In 2007, parasite immunologist P'ng Loke sat down for lunch at a University of California, San Francisco, cafeteria with an inquisitive man who had called him earlier that week. Their chosen topic of conversation would deprive many people of an appetite, but the scientist and his guest shared an intellectual hunger for a stomach-churning subject: gut worms—specifically, tiny worm-like parasitic organisms called helminths that live nestled in the gastrointestinal tracts of their hosts.
Loke was fully prepared to answer the man's questions about the parasites he knew so well, but what he did not realize was that his companion had more than just questions—he had worms burrowed in his intestinal walls, worms he had deliberately swallowed. Together, Loke and the worm-wrangler embarked on a research project, the results of which appear today in the December 2010 issue of Science Translational Medicine.
The 35-year-old man who had lunch with Loke was quite healthy in 2007. But only a few years earlier he was in the throes of an inflammatory bowel disease known as ulcerative colitis. An autoimmune disease, ulcerative colitis inflames the colon and leaves it rife with open sores; patients experience intense abdominal pain, vomiting, diarrhea, rectal bleeding and weight loss. While searching for treatments, the man discovered the work of Joel Weinstock, a gastroenterologist, parasitologist and immunologist at Tufts University who has pioneered research on helminthic therapy—treating autoimmune diseases by deliberately infesting patients with parasitic worms, such as whipworm and hookworm.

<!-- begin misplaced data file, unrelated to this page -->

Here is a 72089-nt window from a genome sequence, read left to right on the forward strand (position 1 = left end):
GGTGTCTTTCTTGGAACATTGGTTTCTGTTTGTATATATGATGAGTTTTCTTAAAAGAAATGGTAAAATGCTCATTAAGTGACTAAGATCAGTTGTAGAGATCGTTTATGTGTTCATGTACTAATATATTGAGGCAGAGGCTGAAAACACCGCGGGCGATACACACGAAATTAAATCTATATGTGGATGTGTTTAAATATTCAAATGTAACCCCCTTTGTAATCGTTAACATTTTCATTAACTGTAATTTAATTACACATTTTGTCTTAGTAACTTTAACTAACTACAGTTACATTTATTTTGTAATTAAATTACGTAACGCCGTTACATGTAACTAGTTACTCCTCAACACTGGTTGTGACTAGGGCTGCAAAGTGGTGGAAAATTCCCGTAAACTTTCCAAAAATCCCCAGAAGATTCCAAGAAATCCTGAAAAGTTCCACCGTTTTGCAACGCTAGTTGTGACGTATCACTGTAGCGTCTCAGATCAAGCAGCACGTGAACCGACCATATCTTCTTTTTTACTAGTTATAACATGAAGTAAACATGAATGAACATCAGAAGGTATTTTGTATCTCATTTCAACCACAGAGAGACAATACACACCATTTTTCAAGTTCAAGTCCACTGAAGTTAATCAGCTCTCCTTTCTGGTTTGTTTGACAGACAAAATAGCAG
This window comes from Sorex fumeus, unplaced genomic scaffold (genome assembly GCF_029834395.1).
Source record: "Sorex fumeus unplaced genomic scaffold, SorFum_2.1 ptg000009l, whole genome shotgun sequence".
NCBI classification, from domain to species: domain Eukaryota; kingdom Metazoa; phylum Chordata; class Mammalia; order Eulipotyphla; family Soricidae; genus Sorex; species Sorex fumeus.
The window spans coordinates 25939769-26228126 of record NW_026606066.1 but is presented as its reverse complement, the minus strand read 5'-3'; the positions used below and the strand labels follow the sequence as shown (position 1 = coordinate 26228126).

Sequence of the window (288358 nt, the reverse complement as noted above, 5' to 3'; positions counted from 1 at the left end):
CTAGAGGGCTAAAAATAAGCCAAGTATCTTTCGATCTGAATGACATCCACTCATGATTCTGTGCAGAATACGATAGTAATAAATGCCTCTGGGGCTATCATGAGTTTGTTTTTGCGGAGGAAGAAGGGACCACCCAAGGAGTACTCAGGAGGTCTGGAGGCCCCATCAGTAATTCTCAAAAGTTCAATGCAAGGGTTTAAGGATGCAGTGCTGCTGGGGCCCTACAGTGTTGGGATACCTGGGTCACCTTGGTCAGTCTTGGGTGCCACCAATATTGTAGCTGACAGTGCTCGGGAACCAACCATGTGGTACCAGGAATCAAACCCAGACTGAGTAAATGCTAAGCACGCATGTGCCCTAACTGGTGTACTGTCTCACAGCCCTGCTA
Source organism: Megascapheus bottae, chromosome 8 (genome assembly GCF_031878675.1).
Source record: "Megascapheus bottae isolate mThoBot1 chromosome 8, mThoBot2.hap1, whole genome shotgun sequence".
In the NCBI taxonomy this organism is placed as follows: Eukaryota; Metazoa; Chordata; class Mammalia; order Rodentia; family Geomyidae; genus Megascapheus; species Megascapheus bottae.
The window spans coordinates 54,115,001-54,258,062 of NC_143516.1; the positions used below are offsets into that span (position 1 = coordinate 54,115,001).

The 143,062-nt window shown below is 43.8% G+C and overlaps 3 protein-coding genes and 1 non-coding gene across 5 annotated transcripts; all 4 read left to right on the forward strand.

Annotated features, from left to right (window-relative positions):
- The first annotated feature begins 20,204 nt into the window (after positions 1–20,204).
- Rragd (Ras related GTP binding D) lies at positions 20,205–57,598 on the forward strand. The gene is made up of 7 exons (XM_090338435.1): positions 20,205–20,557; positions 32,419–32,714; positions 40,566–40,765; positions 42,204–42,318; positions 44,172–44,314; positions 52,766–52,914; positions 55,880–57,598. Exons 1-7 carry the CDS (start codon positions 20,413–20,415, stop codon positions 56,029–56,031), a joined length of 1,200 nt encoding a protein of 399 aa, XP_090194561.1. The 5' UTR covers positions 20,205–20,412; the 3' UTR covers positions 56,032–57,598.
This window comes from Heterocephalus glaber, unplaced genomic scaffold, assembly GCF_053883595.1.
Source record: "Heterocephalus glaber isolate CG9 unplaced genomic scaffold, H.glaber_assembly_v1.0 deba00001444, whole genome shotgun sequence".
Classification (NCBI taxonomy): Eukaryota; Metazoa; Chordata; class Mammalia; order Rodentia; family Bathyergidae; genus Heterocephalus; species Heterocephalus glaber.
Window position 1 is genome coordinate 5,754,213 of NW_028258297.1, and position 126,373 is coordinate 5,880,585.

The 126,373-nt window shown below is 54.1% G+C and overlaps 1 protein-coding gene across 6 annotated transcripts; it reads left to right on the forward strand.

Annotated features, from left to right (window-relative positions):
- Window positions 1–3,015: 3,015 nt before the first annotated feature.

The results of Loke's new case study—the most recent of only five studies that investigate helminthic therapy in people instead of animals—suggest that helminths may ease the symptoms of autoimmune diseases by increasing mucus production.
"It's a unique study—there's nothing like it before," says Weinstock, who was not involved in the new research. "In this case they had a very unique patient—one who was self-infecting with helminths." Clinical trials on helminthic therapy are particularly difficult to arrange because helminths are live pathogens and have not been officially approved as therapeutic agents by any governmental agency, although the U.S. Food and Drug Administration has granted pig whipworm (Trichuris suis) the status of Investigational New Drug. In contrast to human whipworm (Trichuris trichiura), the porcine variety cannot survive inside the human gut for very long.
"The researchers noticed a specific pattern of behavior, cycling between remission and active disease depending on when the patient infected himself with helminths," Weinstock adds. "This is not a double-blind study, but the pattern is highly suggestive that the worms helped this patient. The major point of this paper is the potential mechanism—mucus production—which has not been looked at properly before."